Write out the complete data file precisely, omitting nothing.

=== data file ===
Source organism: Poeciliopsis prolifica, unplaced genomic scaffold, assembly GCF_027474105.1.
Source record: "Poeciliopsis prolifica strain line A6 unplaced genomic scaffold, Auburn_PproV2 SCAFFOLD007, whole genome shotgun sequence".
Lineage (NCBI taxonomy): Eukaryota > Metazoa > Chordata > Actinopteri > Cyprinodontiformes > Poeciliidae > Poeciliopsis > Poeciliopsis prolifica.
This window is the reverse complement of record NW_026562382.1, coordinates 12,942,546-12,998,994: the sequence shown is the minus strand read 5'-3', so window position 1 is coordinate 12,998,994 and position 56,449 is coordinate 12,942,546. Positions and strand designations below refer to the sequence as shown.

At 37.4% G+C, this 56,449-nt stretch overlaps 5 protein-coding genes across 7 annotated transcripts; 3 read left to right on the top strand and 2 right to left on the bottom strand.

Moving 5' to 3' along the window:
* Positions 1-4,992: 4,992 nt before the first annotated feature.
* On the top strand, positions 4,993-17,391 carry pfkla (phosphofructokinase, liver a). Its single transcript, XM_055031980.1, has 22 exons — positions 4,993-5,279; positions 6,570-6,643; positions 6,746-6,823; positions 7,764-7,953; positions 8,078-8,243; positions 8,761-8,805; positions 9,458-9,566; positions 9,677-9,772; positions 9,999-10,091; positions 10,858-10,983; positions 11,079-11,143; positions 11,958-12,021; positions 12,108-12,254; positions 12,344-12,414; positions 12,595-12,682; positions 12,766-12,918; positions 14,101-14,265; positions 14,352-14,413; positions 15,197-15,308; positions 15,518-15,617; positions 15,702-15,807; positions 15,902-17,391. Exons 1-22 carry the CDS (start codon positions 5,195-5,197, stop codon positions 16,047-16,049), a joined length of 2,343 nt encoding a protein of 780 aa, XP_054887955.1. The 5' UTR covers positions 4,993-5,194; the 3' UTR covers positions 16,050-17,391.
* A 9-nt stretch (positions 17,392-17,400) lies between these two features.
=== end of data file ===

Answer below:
Source organism: Poeciliopsis prolifica, unplaced genomic scaffold, assembly GCF_027474105.1.
Source record: "Poeciliopsis prolifica strain line A6 unplaced genomic scaffold, Auburn_PproV2 SCAFFOLD007, whole genome shotgun sequence".
Lineage (NCBI taxonomy): Eukaryota > Metazoa > Chordata > Actinopteri > Cyprinodontiformes > Poeciliidae > Poeciliopsis > Poeciliopsis prolifica.
This window is the reverse complement of record NW_026562382.1, coordinates 12,942,546-12,998,994: the sequence shown is the minus strand read 5'-3', so window position 1 is coordinate 12,998,994 and position 56,449 is coordinate 12,942,546. Positions and strand designations below refer to the sequence as shown.

At 37.4% G+C, this 56,449-nt stretch overlaps 5 protein-coding genes across 7 annotated transcripts; 3 read left to right on the top strand and 2 right to left on the bottom strand.

Moving 5' to 3' along the window:
* Positions 1-4,992: 4,992 nt before the first annotated feature.
* On the top strand, positions 4,993-17,391 carry pfkla (phosphofructokinase, liver a). Its single transcript, XM_055031980.1, has 22 exons — positions 4,993-5,279; positions 6,570-6,643; positions 6,746-6,823; positions 7,764-7,953; positions 8,078-8,243; positions 8,761-8,805; positions 9,458-9,566; positions 9,677-9,772; positions 9,999-10,091; positions 10,858-10,983; positions 11,079-11,143; positions 11,958-12,021; positions 12,108-12,254; positions 12,344-12,414; positions 12,595-12,682; positions 12,766-12,918; positions 14,101-14,265; positions 14,352-14,413; positions 15,197-15,308; positions 15,518-15,617; positions 15,702-15,807; positions 15,902-17,391. Exons 1-22 carry the CDS (start codon positions 5,195-5,197, stop codon positions 16,047-16,049), a joined length of 2,343 nt encoding a protein of 780 aa, XP_054887955.1. The 5' UTR covers positions 4,993-5,194; the 3' UTR covers positions 16,050-17,391.
* A 9-nt stretch (positions 17,392-17,400) lies between these two features.